We started practicing with the big band on Torpenvej. We never talked to our poor neighbors. However, we were told they were so happy when we played 'Sunhine of my life'. We always ended it on our rehearsal evenings.

One Sunday afternoon while we were practicing, suddenly a stranger stood and played alto scissors next to Henrik and Peter Bryde.

He even took a solo and when we finished the number he introduced himself as Allan Insby.

He was slightly older than us, had met your father at Patricia in Tårbæk and had been invited to practice with us.

Allan became a regular man in the orchestra. Drove in a smart sports car and had his own company. Each time he came, he had a new lady with whom he presented as his aunt.

We were thinking about the big family until we found out what he meant by aunt. Then we changed the name of the orchestra from VAT69 to Mosters Big Band.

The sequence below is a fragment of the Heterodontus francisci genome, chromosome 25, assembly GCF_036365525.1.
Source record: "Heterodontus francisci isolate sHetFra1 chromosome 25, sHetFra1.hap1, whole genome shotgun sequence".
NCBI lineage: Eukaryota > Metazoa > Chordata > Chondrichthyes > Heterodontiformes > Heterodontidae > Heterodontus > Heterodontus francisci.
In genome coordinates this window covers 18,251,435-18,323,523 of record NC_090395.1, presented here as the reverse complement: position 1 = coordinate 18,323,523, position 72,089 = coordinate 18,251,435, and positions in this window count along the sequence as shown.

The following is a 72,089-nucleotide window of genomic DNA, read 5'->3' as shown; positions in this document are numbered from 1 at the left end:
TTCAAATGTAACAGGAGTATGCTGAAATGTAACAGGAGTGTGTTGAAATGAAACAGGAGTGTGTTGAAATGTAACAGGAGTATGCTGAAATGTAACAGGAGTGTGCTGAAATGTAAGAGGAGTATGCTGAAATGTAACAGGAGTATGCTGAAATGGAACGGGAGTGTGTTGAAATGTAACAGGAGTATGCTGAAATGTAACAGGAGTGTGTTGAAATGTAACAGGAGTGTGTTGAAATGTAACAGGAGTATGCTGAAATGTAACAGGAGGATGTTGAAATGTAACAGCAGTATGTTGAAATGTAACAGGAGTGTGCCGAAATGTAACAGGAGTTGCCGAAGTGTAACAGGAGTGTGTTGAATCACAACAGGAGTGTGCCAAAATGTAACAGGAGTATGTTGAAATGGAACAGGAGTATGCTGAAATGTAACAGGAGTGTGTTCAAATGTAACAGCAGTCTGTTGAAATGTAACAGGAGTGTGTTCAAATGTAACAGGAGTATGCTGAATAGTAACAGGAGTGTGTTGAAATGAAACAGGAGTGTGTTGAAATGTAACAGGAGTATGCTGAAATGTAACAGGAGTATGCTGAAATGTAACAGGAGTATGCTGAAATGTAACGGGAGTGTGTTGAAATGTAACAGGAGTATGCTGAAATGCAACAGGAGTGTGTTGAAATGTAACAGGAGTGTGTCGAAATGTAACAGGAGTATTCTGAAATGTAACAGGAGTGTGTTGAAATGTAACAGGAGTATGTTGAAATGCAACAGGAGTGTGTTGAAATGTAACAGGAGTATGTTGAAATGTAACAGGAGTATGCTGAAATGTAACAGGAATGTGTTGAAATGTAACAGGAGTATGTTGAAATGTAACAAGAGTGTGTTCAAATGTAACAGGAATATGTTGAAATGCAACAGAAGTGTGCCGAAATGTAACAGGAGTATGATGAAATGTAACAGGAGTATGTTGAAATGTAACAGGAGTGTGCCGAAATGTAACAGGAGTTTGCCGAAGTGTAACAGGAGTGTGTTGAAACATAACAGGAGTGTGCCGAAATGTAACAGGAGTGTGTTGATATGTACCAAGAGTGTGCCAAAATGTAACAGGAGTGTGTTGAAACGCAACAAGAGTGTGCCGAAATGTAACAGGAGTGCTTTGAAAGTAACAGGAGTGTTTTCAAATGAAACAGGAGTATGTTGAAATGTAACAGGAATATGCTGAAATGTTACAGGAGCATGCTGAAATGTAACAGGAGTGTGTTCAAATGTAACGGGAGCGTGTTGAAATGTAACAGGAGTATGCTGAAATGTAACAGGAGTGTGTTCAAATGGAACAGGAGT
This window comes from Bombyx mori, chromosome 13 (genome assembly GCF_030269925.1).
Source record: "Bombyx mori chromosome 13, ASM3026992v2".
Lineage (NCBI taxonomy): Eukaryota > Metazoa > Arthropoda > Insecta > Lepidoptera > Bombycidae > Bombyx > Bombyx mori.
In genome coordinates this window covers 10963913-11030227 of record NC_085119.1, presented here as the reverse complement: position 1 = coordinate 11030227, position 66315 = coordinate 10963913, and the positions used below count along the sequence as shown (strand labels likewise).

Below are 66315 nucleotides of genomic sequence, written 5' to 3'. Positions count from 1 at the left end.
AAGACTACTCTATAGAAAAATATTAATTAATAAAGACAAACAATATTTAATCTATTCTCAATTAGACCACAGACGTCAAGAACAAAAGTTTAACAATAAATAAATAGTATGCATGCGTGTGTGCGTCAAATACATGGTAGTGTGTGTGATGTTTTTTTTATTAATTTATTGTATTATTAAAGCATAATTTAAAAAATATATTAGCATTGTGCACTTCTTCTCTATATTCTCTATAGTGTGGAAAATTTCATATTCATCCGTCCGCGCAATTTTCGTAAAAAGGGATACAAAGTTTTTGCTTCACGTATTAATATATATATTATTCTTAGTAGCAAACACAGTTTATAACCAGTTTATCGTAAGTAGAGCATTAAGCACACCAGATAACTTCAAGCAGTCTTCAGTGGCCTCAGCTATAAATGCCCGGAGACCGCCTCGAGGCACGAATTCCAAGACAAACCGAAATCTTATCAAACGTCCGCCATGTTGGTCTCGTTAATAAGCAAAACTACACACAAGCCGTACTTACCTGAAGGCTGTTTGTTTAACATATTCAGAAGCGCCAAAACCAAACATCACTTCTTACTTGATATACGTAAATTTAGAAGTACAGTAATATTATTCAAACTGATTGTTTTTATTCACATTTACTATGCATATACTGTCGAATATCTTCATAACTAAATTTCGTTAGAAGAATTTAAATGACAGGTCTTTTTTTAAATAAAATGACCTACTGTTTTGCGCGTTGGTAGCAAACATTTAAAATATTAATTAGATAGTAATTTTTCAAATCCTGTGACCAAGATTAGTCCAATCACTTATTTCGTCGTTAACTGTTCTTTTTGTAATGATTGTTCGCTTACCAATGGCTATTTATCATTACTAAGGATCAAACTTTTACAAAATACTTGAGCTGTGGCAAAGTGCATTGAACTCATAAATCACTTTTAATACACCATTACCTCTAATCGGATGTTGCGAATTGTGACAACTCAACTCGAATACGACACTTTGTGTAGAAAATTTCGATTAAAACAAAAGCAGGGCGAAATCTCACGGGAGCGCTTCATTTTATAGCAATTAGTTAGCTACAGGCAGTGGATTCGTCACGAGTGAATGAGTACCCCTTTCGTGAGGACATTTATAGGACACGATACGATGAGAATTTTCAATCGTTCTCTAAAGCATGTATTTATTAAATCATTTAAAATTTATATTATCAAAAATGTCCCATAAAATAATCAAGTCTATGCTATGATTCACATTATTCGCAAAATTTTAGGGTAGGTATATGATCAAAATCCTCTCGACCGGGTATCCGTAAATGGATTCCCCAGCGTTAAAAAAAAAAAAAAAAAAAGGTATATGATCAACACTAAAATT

Some time later Marianne Lind appeared, also for a practice day.

She sang a terrific version of 'Blue Berry Hill' and then the orchestra's first Aunt was found.

The 6 man's orchestra was still playing and first got a name when Palle sat in for Pese one night and christened the Humlebæk City Orchestra.

The Humlebæk City Orchestra and Mosters were not just music. It was also a collective with your father, Henrik and me as the regular residents. The lap was great. I do not remember many evenings when there were no visits by any of the others from the orchestra or from the group.